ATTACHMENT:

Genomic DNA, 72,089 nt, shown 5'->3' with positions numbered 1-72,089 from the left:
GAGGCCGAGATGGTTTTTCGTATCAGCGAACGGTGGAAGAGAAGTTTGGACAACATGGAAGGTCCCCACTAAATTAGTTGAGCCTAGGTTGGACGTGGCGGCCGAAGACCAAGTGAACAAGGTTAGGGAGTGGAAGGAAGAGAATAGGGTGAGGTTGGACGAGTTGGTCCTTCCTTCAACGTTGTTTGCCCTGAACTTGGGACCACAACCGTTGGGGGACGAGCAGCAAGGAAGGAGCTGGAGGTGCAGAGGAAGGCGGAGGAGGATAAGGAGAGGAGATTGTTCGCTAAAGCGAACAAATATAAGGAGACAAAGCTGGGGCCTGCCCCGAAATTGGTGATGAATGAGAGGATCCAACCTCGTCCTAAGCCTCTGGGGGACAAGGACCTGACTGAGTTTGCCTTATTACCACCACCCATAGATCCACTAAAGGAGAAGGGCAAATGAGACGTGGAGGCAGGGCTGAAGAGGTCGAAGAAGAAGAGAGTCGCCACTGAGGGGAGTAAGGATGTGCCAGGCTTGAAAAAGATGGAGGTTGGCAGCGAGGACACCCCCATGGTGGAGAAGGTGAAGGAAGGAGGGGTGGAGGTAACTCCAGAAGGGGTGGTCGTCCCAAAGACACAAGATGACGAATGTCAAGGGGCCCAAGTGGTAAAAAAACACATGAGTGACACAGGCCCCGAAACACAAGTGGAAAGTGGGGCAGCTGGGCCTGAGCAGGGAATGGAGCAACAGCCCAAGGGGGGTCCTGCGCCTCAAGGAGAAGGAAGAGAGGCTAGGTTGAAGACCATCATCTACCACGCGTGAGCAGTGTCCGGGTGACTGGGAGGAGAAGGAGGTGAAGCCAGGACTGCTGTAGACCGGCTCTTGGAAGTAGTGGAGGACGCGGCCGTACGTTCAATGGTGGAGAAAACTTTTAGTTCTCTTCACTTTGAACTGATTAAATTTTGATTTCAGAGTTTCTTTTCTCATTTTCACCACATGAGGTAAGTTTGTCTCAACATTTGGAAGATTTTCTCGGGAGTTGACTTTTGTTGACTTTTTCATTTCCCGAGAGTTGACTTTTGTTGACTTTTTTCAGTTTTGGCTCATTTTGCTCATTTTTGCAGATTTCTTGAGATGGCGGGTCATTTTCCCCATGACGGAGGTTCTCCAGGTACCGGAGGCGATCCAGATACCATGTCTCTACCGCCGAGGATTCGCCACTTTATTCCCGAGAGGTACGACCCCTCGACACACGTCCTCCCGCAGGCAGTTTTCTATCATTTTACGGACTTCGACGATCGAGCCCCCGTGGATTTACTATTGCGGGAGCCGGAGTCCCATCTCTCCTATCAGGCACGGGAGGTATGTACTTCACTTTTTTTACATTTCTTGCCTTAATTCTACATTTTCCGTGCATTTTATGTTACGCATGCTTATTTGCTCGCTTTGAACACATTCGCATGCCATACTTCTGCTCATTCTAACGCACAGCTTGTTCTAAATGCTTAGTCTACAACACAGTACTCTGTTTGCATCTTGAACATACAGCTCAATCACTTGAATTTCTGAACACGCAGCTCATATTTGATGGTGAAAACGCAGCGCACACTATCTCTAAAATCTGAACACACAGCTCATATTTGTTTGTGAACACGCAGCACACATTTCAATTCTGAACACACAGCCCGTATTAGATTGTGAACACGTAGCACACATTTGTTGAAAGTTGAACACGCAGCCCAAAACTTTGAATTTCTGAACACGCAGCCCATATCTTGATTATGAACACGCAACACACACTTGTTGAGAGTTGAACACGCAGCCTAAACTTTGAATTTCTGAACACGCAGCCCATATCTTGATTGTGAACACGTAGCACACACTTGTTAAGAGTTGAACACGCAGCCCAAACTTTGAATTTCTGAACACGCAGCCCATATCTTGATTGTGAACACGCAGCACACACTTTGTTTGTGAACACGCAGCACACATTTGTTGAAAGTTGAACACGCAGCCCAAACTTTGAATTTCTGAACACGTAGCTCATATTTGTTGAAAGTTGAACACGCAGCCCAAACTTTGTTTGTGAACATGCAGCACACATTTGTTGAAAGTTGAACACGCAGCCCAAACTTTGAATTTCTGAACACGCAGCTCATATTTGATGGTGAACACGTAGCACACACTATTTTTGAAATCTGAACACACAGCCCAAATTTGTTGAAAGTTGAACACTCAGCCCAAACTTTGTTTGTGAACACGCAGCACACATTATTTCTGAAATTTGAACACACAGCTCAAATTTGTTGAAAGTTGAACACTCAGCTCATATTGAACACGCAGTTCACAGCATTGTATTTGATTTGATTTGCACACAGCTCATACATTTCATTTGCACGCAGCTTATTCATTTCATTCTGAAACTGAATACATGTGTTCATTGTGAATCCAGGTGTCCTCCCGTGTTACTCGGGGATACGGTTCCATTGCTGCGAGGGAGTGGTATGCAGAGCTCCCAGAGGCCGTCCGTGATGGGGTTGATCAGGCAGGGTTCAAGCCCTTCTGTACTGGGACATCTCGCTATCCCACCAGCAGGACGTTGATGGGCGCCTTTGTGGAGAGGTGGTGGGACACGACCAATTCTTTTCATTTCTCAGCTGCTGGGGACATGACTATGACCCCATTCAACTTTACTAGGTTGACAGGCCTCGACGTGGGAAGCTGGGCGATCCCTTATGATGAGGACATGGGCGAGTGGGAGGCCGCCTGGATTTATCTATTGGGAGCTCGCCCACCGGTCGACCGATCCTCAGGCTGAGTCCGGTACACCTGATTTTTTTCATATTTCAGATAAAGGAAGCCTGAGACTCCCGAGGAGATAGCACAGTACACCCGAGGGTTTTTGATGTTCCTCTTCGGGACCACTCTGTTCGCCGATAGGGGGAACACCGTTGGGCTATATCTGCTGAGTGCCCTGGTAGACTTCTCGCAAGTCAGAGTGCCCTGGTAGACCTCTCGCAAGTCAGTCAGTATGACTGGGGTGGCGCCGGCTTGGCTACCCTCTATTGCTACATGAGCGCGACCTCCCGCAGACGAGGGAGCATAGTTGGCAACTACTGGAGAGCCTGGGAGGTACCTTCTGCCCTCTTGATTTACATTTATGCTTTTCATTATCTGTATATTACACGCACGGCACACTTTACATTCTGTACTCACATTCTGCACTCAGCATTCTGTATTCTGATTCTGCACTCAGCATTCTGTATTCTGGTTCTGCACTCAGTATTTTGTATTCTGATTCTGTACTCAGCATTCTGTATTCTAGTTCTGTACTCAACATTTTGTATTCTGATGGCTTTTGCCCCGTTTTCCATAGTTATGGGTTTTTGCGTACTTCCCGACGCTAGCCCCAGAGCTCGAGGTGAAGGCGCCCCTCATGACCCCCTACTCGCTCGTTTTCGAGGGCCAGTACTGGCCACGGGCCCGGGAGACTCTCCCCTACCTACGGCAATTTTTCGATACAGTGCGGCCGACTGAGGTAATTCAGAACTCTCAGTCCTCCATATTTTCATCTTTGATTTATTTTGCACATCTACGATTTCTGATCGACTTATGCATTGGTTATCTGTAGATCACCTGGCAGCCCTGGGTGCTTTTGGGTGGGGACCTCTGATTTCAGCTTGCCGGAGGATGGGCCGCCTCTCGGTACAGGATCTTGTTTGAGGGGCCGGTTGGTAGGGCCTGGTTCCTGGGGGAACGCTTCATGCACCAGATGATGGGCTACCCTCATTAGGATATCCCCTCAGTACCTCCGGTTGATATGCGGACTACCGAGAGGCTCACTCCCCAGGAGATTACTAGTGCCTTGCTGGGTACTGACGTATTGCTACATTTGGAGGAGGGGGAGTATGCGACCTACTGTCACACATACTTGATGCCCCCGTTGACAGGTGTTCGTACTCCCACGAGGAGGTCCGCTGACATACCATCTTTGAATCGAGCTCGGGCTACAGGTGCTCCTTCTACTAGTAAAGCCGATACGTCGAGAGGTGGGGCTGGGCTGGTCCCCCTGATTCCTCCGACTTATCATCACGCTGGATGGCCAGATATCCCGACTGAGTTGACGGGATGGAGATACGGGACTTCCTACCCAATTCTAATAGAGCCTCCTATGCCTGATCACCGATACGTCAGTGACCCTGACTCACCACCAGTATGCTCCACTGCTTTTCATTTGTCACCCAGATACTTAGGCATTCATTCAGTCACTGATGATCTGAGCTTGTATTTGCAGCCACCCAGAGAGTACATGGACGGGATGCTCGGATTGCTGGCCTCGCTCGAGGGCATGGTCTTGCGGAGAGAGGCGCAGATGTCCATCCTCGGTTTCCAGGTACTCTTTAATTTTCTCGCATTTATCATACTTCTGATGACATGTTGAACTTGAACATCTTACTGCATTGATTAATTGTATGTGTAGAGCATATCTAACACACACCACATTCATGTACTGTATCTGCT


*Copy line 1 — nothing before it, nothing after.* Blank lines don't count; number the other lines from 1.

Genomic DNA, 72,089 nt, shown 5'->3' with positions numbered 1-72,089 from the left: